2019 make or break for FERS retirement benefits

After nearly a decade of battering, 2019 could be the make-or-break year for the Federal Employee Retirement System. Although most current retirees are under the old Civil Service Retirement System, FERS covers 95 percent of feds currently on-the-job.

This year will be a repeat of previous legislative assaults on the federal benefits package but with one key difference: Democrats are running the House.

Most of the House Republicans who repeatedly tried to cut costs in the massive FERS program, which covers CIA agents, NASA scientists, letter carriers, foreign service officers and forest rangers, are either gone from Congress or relegated by the 2016 midterm elections to minority status. And the House committees that handle civil service matters and appropriations are now controlled by long-serving Democrats who represent sizable numbers of working and retired feds.

Republicans in the Senate, who gained seats as a result of the election, have either been indifferent to feds or helpful either in blocking proposals of the House and White House or actually pushing federal pay raises.

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Changes in the FERS program are the number one goal of both friends and critics of the civil service benefits package. That includes semi-automatic longevity pay raises every one, two or three years, a 401K plan with a 5 percent government match, guaranteed paid vacations and sick leave that can be accumulated and applied toward retirement credit. After salaries and expenses, retirement represents the biggest cost to the government as an employer.

Proposals to change FERS include a soon-to-be revived White House and GOP House plan that would reduce future cost of living adjustments for the majority of current retirees and eliminate them for workers who retire in future. Under the CSRS program, annuitants get annual cost of living adjustments the same as people under Social Security. If inflation rises by 4 percent, for example, CSRS retirees and Social Security beneficiaries get a 4 percent COLA in January.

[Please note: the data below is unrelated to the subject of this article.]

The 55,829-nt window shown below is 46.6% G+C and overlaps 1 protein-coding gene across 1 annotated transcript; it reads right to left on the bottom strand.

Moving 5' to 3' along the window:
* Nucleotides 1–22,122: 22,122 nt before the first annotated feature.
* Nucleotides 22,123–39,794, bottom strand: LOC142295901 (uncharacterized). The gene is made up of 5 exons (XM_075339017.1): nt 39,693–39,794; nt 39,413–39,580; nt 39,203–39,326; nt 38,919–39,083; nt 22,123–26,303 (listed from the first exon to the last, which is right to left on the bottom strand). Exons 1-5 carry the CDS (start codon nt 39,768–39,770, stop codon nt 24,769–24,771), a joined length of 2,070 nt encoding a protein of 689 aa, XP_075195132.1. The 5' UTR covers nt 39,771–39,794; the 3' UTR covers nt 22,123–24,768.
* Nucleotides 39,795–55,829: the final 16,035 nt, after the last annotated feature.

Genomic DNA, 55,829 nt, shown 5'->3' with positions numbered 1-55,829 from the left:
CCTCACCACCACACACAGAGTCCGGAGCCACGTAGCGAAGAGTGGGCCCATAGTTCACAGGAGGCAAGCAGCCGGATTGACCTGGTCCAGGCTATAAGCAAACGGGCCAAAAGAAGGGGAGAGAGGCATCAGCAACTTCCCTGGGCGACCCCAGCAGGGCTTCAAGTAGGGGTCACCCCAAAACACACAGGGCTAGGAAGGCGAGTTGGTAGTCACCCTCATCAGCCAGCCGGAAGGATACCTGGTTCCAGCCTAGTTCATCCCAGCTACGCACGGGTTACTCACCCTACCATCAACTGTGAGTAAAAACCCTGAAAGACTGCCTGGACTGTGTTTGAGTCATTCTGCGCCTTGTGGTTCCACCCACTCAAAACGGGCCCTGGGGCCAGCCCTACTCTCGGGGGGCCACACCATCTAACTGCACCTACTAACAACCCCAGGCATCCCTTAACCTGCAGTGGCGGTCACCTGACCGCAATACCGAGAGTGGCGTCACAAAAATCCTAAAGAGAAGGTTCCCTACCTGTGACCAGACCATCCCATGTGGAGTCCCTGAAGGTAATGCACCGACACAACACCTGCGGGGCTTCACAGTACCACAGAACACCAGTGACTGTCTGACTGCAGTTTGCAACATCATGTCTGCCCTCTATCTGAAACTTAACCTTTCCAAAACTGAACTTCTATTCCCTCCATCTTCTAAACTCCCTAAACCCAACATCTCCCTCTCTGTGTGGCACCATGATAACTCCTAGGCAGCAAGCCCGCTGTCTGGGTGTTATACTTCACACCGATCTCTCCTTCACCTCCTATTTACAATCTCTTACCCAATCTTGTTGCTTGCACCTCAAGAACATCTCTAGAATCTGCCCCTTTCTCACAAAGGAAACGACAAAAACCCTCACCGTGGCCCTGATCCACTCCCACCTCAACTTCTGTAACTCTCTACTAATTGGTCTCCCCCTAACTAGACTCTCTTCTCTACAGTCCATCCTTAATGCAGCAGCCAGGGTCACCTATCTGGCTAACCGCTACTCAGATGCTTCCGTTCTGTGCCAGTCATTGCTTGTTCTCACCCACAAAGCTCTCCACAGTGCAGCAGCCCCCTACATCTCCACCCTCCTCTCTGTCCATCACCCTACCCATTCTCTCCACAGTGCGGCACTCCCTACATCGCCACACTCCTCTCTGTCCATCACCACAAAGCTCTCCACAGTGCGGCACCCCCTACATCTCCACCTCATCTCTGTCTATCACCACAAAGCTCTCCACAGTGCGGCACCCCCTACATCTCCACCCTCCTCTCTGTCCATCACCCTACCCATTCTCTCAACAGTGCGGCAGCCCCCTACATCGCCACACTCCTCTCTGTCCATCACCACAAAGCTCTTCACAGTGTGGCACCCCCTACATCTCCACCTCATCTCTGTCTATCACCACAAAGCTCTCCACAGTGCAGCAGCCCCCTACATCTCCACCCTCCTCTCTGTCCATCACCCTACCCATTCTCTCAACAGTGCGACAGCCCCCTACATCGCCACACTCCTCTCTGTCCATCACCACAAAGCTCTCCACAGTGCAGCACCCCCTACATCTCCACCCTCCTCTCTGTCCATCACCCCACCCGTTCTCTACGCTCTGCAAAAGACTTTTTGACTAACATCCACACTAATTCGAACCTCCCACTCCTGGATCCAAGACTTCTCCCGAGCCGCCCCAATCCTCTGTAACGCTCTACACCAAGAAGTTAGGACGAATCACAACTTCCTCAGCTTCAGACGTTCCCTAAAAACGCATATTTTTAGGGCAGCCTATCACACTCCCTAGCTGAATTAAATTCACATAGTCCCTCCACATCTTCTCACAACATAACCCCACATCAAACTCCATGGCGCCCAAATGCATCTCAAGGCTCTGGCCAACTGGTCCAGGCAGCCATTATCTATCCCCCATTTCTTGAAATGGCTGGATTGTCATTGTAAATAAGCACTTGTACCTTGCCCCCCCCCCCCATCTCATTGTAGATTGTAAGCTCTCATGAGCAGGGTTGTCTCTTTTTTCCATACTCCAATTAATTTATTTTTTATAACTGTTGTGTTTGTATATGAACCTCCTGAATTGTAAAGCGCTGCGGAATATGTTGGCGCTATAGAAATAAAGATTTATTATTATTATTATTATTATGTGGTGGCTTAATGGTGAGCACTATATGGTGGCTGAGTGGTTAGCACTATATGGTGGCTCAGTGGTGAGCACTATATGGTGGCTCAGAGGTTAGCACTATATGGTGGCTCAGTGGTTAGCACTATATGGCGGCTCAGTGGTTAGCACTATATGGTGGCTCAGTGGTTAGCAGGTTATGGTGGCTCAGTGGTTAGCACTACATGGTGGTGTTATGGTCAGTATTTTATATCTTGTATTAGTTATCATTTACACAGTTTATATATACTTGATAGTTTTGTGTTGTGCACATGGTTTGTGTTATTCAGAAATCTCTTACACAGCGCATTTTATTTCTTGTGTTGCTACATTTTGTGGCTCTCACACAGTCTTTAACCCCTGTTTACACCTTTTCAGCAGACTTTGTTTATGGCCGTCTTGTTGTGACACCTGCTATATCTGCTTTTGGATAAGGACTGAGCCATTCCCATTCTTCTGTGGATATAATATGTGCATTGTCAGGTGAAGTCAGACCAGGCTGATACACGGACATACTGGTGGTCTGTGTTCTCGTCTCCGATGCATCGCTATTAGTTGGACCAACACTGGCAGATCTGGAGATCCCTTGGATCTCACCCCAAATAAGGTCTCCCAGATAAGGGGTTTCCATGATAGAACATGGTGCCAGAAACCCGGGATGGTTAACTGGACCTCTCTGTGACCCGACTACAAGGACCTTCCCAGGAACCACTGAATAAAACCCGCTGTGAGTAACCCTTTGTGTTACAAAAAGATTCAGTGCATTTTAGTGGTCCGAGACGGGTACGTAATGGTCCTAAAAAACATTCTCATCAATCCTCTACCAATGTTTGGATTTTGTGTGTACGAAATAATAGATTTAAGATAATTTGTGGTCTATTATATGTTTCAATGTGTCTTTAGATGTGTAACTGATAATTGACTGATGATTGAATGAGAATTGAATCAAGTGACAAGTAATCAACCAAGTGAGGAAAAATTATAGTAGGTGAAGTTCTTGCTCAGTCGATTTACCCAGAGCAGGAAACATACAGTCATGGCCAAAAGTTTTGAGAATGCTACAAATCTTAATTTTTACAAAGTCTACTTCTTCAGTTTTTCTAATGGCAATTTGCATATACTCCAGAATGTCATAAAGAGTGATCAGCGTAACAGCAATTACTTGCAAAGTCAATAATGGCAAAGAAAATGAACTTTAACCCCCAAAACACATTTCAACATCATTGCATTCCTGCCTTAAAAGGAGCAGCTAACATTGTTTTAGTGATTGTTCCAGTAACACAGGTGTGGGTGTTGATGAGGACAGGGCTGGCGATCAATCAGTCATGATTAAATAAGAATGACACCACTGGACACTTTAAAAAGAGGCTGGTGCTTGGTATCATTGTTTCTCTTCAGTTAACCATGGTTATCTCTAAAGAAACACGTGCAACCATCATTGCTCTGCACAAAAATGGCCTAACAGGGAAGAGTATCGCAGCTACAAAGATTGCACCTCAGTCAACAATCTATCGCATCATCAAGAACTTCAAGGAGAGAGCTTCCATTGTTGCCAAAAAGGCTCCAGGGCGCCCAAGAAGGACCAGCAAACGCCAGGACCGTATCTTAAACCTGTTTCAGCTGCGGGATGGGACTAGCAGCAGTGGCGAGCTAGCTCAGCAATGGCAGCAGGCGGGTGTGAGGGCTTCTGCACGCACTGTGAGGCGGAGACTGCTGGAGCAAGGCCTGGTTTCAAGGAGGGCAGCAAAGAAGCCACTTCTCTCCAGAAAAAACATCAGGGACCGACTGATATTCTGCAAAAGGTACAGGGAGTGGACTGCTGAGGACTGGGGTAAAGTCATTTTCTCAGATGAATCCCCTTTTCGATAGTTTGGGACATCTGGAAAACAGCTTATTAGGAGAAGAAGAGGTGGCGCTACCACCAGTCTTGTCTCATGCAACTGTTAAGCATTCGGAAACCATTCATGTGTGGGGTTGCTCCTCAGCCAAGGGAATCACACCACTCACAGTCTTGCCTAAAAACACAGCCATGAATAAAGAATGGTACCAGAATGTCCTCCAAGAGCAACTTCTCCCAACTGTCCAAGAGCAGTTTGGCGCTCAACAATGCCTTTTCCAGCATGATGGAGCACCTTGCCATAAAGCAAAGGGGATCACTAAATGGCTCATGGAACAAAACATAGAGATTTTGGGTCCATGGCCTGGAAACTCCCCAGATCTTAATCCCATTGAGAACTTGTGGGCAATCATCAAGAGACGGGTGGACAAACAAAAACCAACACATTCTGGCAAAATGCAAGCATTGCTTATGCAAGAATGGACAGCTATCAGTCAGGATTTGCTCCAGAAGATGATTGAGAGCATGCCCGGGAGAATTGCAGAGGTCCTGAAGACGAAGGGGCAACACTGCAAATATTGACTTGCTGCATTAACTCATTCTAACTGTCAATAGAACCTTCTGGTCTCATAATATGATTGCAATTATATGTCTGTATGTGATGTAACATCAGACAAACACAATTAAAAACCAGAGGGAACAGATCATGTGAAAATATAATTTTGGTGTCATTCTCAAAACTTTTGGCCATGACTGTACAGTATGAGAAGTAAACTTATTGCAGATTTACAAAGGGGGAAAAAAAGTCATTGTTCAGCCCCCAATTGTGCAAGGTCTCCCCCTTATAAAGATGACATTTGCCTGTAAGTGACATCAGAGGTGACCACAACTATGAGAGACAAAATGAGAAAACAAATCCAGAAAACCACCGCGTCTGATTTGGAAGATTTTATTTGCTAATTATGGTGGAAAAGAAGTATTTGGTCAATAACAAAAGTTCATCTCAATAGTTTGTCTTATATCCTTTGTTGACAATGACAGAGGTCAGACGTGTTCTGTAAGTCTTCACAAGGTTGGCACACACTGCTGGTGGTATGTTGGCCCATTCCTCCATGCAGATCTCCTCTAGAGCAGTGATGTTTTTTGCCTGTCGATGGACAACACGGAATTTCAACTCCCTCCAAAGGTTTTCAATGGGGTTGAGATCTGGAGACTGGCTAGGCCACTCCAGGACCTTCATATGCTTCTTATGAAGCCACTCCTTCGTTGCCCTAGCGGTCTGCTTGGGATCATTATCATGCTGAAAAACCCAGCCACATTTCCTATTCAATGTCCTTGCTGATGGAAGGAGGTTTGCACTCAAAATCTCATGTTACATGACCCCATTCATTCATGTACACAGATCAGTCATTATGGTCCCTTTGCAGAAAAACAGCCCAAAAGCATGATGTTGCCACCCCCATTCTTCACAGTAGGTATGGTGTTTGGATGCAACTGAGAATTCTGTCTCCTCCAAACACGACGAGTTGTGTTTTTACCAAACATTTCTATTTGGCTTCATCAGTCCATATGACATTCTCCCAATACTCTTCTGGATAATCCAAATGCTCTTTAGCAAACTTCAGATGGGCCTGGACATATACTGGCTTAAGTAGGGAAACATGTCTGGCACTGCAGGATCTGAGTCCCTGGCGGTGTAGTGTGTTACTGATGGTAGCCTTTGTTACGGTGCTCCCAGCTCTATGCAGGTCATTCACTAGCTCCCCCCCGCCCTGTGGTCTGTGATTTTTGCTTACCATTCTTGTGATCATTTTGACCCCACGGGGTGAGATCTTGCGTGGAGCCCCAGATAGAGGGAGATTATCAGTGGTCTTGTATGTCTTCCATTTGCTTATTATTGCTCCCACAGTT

People under the FERS plan get so-called diet COLAs, meaning that if inflation hit 4 percent they would get a 3 percent COLA under current rules. If Congress OK’d the Republican budget plans of the past there would be no COLAs, ever, in the future for FERS retirees. Over time inflation would erode the value of their frozen pensions.

Another whack at pension benefits could come if GOP members reintroduce a plan to change the yardstick used to measure inflation for the purpose of setting COLAs. Currently COLAs for retired feds, military personnel and people getting Social Security are based on the Consumer Price Index-W. It measures costs of urban workers nationwide. In the past politicians, including year one of the Obama administration, endorsed something called the Chained CPI. It would produce lower COLAs each year that, opponents say, would be both unfair and actually reduce the buying power of retirees overtime.

With Democrats in control of the House, groups representing workers and retirees will push for enactment of the Fair COLA for Seniors Act. It’s been introduced by Rep. John Garamendi (D-Calif.). It if became law future COLAs for federal-military-Social Security retirees would be based on the CPI-E. It’s an index aimed at determining the actual rise in inflation for people ages 62 and older who typically have much higher medical costs. Using the CPI-E in place of the CPI-W would almost certainly mean much higher COLAs for retirees in the future.

The fact that Congress is divided and that the administration already has a lot on its plate means it is unlikely the federal benefits package will be under major assault this year. But whether it is or not the fact that the House and Senate are under different management is probably a good omen for both federal workers and retirees.

Nearly Useless Factoid

By Amelia Brust

The chocolate river in “Willy Wonka and the Chocolate Factory” was made from real chocolate, water and cream. As such it began to spoil and smell during filming.

Source: Good Housekeeping

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